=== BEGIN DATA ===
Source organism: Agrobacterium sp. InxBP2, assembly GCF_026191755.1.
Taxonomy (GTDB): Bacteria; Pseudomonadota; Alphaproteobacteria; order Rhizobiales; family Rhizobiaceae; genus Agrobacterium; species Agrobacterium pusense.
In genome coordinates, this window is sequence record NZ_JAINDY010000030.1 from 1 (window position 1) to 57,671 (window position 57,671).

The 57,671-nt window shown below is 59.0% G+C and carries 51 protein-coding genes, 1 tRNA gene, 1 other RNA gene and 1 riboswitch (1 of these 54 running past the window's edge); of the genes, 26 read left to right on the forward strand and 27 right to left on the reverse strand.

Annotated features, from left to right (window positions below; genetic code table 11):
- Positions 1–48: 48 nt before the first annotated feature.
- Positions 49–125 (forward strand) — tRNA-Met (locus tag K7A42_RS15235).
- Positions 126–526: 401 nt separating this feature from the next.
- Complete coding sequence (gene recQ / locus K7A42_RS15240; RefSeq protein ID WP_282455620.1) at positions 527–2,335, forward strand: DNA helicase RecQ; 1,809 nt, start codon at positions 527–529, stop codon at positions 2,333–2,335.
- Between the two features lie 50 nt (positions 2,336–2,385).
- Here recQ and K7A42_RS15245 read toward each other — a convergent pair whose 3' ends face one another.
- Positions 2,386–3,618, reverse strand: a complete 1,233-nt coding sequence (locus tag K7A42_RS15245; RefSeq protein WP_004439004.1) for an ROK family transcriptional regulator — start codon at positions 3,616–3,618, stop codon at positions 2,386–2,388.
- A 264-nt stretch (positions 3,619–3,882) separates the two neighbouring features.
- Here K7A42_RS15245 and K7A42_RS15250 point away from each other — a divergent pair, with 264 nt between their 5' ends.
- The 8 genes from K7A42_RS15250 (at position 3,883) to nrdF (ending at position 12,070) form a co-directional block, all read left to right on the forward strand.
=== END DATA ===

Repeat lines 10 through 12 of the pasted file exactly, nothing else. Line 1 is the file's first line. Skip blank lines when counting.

- Between the two features lie 50 nt (positions 2,336–2,385).
- Here recQ and K7A42_RS15245 read toward each other — a convergent pair whose 3' ends face one another.
- Positions 2,386–3,618, reverse strand: a complete 1,233-nt coding sequence (locus tag K7A42_RS15245; RefSeq protein WP_004439004.1) for an ROK family transcriptional regulator — start codon at positions 3,616–3,618, stop codon at positions 2,386–2,388.